One of the main goals of this blog has always been trying to make magic better. That's an extremely simple way of explaining something extremely complex. It involves so many layers and so many steps I don't even know where to begin. Some days it might involve ranting a little bit about laziness and how we should practice more. Some days it might be about respect and ethics. A lot of it is about what happens off-stage.
Since you are reading this blog, I can make a couple of assumptions.
1) You are probably a magician.
(If not, that's cool too. There aren't any secrets on here, just thoughts on magic as a modern form of art and entertainment)
2) You are serious about magic.
3) You are putting as much time, money and energy as you can, into making your act/show/magic as entertaining, technically flawless, engaging, unique and impactful as possible.
So in a weird way I don't really see too much need to talk about the things in point 3) - I'm assuming that that is the case already. That leaves us with everything that happens when we are not in front of an audience, performing.
As magicians we are also ambassadors of magic. We represent magic. Which means, that if you are arrogant, vain and difficult, and people know that you are a magician, they will think that magicians are arrogant, vain and difficult. However, if you are humble, intelligent and respectful yet mysterious when you engage and interact with people (especially in a semi-formal setting where it's established that you are an entertainer) - you will help upkeep a good reputation for magicians. Not just yourself - but all of us.
And part of that comes down to how we talk about magic.
I'm sure everyone here has gotten the questions;
- "Where do you learn everything?"
- "What you do must be really difficult?"
- "I saw this guy once and I signed a card and even though he lost it in the deck it was back on top every time. Do you know how he did that?"
- "I saw this trick on TV once, can you do that?"
- "Can you teach me a simple trick?"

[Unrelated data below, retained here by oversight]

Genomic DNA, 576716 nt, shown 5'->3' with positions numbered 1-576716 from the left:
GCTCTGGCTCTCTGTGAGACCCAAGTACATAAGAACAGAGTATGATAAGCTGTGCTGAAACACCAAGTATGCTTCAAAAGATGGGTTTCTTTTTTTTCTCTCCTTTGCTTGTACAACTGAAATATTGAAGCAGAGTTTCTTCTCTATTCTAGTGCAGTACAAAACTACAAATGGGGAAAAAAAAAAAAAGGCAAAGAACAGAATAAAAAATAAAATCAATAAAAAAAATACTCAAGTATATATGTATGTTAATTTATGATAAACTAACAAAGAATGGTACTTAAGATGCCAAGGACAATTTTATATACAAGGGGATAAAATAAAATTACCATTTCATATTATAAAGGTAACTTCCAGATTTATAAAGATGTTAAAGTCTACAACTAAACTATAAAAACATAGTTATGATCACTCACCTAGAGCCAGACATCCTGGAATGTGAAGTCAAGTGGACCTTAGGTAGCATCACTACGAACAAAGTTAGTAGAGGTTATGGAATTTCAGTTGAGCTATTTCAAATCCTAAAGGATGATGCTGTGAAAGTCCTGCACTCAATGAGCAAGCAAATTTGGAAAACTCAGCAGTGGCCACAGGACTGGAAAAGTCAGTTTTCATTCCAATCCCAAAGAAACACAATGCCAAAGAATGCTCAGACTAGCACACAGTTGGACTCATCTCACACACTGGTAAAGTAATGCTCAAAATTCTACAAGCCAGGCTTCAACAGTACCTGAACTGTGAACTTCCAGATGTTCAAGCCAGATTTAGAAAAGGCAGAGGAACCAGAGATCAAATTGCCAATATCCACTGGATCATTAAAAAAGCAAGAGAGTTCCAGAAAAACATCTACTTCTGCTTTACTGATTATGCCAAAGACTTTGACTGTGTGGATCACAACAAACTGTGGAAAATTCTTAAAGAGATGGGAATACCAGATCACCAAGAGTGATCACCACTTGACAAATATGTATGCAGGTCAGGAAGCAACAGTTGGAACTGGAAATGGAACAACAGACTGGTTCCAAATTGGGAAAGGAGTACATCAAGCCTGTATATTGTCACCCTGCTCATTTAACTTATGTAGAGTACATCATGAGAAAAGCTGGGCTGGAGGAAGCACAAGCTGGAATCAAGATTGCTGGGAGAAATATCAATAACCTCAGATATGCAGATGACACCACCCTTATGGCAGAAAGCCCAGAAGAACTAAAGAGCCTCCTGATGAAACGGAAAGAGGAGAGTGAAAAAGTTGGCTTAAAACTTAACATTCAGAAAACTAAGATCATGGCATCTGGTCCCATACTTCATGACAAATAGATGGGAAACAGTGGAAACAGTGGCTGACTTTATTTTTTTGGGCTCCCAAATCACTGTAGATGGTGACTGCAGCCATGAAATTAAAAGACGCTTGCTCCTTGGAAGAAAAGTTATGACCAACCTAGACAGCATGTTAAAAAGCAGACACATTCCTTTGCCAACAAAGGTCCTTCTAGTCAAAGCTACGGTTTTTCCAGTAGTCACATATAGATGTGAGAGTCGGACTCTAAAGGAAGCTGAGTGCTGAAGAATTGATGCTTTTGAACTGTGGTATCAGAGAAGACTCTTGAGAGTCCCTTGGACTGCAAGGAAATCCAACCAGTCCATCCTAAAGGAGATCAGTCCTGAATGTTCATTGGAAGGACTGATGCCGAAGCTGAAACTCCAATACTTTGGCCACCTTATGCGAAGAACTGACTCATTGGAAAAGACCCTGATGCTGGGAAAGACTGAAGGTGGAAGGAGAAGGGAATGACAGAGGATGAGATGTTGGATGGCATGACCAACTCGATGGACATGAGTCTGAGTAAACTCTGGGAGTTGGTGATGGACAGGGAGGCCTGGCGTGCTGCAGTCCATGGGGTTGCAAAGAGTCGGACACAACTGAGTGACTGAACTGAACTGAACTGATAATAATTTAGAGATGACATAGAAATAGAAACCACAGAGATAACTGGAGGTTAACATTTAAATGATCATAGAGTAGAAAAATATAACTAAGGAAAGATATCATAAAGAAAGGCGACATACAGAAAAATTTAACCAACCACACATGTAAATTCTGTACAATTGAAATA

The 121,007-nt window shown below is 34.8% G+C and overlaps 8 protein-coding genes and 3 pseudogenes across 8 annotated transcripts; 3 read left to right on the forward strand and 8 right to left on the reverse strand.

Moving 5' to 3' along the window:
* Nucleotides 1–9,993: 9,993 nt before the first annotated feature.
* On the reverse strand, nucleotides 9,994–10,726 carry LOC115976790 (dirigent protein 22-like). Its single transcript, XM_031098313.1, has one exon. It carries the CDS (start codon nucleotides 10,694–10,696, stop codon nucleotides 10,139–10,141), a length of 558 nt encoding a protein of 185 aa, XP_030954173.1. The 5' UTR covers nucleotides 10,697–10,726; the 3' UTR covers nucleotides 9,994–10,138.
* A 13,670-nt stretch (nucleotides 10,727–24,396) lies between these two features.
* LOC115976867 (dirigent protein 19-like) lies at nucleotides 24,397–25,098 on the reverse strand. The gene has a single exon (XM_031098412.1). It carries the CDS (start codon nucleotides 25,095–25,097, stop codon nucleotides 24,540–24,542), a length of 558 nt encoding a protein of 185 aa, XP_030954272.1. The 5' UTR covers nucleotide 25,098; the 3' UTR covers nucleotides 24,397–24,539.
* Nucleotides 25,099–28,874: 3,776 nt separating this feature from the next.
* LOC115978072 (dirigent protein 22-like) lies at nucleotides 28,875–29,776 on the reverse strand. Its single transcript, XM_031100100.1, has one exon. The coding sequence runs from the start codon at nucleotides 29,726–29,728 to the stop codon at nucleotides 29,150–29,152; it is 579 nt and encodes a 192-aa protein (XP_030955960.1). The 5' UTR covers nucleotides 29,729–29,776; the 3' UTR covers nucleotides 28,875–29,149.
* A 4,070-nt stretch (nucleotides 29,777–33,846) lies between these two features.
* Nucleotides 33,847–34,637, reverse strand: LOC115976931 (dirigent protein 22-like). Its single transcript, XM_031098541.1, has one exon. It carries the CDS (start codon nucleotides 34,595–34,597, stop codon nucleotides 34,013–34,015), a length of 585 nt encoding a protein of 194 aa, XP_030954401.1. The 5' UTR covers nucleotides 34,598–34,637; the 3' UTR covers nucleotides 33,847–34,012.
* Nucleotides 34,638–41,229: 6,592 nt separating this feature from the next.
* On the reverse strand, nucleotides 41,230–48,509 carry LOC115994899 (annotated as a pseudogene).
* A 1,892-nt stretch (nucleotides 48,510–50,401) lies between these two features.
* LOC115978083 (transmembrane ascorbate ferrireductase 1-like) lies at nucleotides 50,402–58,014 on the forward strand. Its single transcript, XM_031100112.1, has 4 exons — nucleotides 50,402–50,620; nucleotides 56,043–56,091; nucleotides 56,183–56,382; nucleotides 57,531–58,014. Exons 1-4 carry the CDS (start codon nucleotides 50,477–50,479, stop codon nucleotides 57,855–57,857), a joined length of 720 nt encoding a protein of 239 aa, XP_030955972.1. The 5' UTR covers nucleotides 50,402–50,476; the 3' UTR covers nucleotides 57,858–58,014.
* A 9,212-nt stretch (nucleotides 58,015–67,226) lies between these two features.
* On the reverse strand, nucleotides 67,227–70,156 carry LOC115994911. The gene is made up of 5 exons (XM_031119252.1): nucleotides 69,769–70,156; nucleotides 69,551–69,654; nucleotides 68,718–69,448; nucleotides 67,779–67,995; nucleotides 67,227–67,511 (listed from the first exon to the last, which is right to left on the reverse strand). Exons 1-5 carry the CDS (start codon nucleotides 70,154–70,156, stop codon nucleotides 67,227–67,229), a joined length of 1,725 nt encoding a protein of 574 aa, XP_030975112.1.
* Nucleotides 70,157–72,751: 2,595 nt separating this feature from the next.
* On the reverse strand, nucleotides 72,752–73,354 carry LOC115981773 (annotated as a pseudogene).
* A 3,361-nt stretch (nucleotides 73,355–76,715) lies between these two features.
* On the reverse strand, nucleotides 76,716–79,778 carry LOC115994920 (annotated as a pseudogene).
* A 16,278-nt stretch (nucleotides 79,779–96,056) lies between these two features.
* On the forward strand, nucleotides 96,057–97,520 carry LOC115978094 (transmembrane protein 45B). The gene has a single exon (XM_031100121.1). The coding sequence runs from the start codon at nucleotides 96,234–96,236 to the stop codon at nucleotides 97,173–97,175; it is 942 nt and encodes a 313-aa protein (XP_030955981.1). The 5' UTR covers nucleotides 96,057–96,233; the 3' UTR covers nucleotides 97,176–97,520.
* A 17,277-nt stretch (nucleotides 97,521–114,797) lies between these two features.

And the list goes on and on.
How we answer those questions and interact with people when we aren't performing, says a lot about who we are as magicians, even how good we are and it also becomes representative of magicians in general, not just ourselves. This is because people rarely get to talk to a magician, which is why we need to make a good impression.
Answering some of those questions is difficult. Especially the "Do you know how [TV Magician] does this card trick?" . While it might be very tempting to say "Yes, I know that trick too", because it's probably the truth, it might inadvertently make the piece seem simple, and maybe by extension everything you do seems simple too. Maybe it makes you come across as arrogant. Maybe it sets you up for a "Well, why don't you do it then?" - if you're the type to perform outside formal shows.
On the other hand, if you say "No, I don't know how he does that!" - trying to take the high road and be humble and modest, you might inadvertently end up sending signals that you don't really know your craft. Maybe people will take you less seriously.
These are just hypothetical situations of course - I'm describing the worst case scenarios and the most ridiculous things that could happen, but it's very rooted in reality. I think the best way to go about something like that is to be intrinsically honest, but withhold information where beneficial.
I think I would say something along the lines of: "Well, once you get into magic and you study your craft really seriously, you learn a lot of techniques, principles and ways to achieve an effect. He does that trick really really well, and since I'm a magician I can think of a few ways it could have been done, but I don't really want to know! I just watch it and enjoy it, and I try to share the same feeling with my audiences."
On the other hand, if presented with a video of a really terrible magician doing a poorly performed and presented piece of magic, I would feel the need to be honest about that too. I'd find a way to word it nicely though. When it comes down to the question about where we learn everything from, I think it's beneficial to be completely honest. Me saying that I've spent the last 15+ years reading and studying old books and seeking out mentors and teachers and socializing with other magicians to get feedback and input on my work, that doesn't take away from what I do. It enhances it. It makes it seem like I live in this mysterious world inhabited by interesting and intriguing characters. And it's even better because it happens to be true.
The lesson to be learnt is as follows. If you you can't be honest, and the truth doesn't sound interesting enough, you're probably doing it wrong, and you are probably not the magician you want to be or should be.
I think it's important to come across as humble, respectful, serious and intelligent all at the same time. It's also important to just be able to take a break and not talk about magic for a while. If magic is all you have, all that makes you interesting, you're doing something wrong, too.
Just try to be a normal person. It keeps you grounded.
Just keep that in mind the next time you talk to people about what you do, if it happens to come up in a social setting, after a show, or in any other scenario in which it would come up that you are a magician. How you interact with people off-stage will greatly enhance your magic if you do it right. Bonus points if you can be honest and candid, because the truth is more interesting than they could imagine.
"Oh, I learn my tricks off YouTube" just doesn't have the same ring to it.